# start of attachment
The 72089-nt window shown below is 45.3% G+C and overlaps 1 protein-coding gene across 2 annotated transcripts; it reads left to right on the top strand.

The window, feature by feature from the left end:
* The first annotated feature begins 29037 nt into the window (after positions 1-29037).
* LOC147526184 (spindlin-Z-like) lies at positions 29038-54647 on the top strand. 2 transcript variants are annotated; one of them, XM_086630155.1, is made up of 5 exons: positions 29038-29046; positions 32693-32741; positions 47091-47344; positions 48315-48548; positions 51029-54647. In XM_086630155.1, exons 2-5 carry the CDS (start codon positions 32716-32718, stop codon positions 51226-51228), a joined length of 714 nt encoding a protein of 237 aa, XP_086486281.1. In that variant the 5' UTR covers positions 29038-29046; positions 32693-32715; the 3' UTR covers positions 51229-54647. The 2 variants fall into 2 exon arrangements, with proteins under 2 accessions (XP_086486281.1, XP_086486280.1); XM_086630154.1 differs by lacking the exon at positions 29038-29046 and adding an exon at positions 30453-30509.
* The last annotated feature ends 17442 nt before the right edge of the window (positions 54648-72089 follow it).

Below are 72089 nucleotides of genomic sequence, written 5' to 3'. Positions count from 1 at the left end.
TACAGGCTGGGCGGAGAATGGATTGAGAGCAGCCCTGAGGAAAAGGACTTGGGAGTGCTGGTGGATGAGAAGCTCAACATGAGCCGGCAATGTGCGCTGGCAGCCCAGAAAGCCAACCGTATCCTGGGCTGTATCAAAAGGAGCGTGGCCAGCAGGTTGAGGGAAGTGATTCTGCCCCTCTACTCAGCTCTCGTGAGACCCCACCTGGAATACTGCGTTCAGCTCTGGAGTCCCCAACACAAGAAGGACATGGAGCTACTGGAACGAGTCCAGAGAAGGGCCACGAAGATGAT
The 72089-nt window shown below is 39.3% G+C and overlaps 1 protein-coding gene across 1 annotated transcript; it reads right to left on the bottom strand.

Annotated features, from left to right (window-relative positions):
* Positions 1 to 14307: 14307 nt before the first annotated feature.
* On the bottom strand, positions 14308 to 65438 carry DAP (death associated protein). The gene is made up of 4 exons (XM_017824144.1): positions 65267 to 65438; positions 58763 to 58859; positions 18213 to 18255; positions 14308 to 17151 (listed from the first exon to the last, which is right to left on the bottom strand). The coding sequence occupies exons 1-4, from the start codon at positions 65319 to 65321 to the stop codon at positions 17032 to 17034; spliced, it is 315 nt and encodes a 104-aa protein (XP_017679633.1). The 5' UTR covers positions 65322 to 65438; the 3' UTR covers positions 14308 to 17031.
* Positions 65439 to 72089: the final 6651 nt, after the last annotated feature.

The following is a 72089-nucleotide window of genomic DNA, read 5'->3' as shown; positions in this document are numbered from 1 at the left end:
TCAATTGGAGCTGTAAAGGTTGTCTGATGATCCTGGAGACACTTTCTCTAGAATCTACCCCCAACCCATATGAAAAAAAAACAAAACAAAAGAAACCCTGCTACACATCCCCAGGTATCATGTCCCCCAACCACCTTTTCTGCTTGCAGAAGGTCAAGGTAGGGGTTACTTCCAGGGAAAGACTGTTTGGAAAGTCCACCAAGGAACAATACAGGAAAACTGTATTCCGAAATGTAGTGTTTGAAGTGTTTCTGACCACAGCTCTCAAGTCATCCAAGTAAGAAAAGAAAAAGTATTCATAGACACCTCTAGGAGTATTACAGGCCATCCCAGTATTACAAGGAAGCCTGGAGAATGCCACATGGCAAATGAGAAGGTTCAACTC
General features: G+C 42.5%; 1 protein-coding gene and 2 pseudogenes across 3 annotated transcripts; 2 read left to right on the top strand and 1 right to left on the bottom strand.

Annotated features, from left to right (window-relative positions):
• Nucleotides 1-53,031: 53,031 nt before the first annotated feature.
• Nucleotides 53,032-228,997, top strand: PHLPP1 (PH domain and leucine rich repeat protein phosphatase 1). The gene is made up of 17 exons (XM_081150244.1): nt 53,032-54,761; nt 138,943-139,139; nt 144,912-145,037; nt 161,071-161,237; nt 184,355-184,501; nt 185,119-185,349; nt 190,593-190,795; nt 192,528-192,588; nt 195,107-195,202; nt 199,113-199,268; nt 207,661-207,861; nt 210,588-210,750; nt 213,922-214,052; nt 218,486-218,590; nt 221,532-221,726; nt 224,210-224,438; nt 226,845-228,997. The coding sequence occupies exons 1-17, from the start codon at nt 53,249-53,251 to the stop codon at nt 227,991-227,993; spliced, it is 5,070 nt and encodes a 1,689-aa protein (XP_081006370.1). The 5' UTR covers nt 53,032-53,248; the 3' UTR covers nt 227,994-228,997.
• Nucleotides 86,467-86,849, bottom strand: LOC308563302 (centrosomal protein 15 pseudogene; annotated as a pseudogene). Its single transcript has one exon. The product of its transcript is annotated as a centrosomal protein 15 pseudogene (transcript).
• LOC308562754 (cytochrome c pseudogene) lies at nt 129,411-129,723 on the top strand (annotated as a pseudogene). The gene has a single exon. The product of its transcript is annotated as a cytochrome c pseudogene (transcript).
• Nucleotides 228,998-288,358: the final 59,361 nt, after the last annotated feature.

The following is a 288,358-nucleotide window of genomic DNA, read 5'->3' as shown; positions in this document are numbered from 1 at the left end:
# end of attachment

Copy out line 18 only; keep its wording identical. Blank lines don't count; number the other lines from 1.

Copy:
• Nucleotides 53,032-228,997, top strand: PHLPP1 (PH domain and leucine rich repeat protein phosphatase 1). The gene is made up of 17 exons (XM_081150244.1): nt 53,032-54,761; nt 138,943-139,139; nt 144,912-145,037; nt 161,071-161,237; nt 184,355-184,501; nt 185,119-185,349; nt 190,593-190,795; nt 192,528-192,588; nt 195,107-195,202; nt 199,113-199,268; nt 207,661-207,861; nt 210,588-210,750; nt 213,922-214,052; nt 218,486-218,590; nt 221,532-221,726; nt 224,210-224,438; nt 226,845-228,997. The coding sequence occupies exons 1-17, from the start codon at nt 53,249-53,251 to the stop codon at nt 227,991-227,993; spliced, it is 5,070 nt and encodes a 1,689-aa protein (XP_081006370.1). The 5' UTR covers nt 53,032-53,248; the 3' UTR covers nt 227,994-228,997.